When homeowners recaptured a Texas home held by an alleged “serial squatter” and her teenage son, it looked like the morning after a frat party, according to images.
“They smelled urine. They smelled smoke,” homeowner Jessica Davis told Fox News Digital of what her husband and police found when they entered the home in Rowlett, Texas, on Sept. 27. “Both of the toilets are clogged with mounds of toilet paper and other seeming fluids.”
Davis said she’s pleased the squatter and her son are no longer there, but she and her family will have to spend thousands of dollars cleaning up garbage and rotten food and restoring wooden cabinets in the home’s bar that the squatter allegedly covered with paint primer.
Davis and her husband, Colin Davis, bought their first house in Rowlett, about 20 miles outside of Dallas, in December. Before Davis had to go to Florida for her job approximately six months ago, the home, which had four bedrooms, a pool, and a hot tub, was a dream for the family.
Davis previously told Fox News Digital that the pair did not want to sell the property so quickly after purchasing it and planned to rent it out for a couple of years. They advertised on Apartments.com and Zillow in search of possible tenants and ended up in a horrible scenario with a tenant who reportedly used a fictitious name to move into the residence.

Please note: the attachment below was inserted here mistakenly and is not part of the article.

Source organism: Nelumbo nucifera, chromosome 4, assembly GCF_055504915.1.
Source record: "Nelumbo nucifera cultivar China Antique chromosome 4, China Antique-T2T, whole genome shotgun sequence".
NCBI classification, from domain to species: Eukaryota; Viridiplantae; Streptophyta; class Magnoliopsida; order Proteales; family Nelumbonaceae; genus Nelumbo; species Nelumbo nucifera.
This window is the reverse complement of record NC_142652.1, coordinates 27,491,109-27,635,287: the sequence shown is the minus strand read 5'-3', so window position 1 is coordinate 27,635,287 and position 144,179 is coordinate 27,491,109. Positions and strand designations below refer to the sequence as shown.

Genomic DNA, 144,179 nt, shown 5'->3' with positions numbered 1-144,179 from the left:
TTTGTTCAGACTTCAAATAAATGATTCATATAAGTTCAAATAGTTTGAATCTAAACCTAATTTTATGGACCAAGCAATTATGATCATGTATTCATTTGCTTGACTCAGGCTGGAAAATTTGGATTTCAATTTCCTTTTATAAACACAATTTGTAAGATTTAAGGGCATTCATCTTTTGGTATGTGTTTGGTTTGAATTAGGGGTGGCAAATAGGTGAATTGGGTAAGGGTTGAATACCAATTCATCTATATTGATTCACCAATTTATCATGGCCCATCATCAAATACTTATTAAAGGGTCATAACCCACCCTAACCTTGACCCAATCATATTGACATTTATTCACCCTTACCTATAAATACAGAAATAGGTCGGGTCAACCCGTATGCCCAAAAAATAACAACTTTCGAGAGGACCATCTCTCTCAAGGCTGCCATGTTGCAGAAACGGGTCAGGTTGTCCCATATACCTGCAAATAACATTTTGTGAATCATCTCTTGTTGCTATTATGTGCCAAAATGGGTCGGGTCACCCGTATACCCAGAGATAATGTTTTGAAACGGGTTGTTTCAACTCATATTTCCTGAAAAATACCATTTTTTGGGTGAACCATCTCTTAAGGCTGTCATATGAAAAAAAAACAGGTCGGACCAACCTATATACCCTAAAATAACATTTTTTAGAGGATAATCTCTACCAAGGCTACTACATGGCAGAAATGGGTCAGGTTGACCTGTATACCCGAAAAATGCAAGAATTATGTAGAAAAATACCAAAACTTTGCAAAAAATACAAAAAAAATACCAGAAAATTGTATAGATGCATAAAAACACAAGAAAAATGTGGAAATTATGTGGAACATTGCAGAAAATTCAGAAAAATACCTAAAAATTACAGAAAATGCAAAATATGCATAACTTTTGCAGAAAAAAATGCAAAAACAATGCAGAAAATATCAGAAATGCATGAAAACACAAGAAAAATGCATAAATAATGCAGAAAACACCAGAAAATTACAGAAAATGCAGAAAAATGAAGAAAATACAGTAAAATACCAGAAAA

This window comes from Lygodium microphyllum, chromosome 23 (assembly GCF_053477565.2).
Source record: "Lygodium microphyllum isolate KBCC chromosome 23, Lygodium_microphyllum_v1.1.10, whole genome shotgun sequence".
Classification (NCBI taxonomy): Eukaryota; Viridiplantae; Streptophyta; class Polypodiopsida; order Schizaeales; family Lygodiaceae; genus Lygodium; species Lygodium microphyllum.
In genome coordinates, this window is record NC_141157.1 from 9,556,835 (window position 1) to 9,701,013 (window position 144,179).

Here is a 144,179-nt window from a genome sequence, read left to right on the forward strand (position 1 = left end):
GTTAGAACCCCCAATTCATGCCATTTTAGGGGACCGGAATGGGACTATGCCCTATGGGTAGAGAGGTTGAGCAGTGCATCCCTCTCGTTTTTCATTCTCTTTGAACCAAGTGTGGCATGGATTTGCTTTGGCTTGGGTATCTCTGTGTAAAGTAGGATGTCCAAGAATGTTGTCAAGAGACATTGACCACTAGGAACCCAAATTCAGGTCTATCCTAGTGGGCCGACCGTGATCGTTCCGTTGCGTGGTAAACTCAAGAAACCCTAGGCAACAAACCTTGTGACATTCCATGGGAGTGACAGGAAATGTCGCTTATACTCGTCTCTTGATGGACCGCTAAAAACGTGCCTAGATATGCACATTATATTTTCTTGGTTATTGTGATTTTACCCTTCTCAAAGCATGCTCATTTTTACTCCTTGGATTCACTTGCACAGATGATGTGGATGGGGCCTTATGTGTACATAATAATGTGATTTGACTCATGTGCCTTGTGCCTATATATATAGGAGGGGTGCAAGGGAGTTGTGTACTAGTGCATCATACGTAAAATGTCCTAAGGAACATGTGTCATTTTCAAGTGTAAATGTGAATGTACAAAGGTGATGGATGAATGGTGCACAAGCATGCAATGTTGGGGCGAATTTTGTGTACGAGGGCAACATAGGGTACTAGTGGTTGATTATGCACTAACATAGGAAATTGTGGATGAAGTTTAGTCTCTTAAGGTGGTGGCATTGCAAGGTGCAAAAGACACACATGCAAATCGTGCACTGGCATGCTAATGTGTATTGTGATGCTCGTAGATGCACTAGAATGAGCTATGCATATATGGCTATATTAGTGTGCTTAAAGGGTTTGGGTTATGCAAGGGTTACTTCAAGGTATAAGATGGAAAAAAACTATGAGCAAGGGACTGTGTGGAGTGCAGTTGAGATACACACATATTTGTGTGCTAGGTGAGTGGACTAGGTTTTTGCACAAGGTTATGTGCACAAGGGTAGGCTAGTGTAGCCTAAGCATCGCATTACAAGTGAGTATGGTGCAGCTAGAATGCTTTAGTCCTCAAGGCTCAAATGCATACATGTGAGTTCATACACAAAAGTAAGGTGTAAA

Davis said she received a first message about the home from a hopeful tenant who went by the name “Heather Schwab,” but the lady later told Davis that she was using a friend’s Zillow account and that her real name was Rayes Ruybal.
According to a Zillow spokesperson, the company “strives to provide a safe online platform for renters and landlords, including connecting landlords with third-party providers who can help them thoroughly vet rental applications using credit and background checks as well as eviction histories.”
“We prohibit any user from impersonating another person or operating under false pretences; we take such behaviour seriously and do not tolerate it on our platform,” the spokesperson added.
Everything appeared to be in order with the application, and Davis permitted the mother and her 17-year-old son, who Davis claimed has autism, to move in early while the house payments were being processed. According to Davis, the payments then failed “left and right,” and the homeowners never received money from the woman.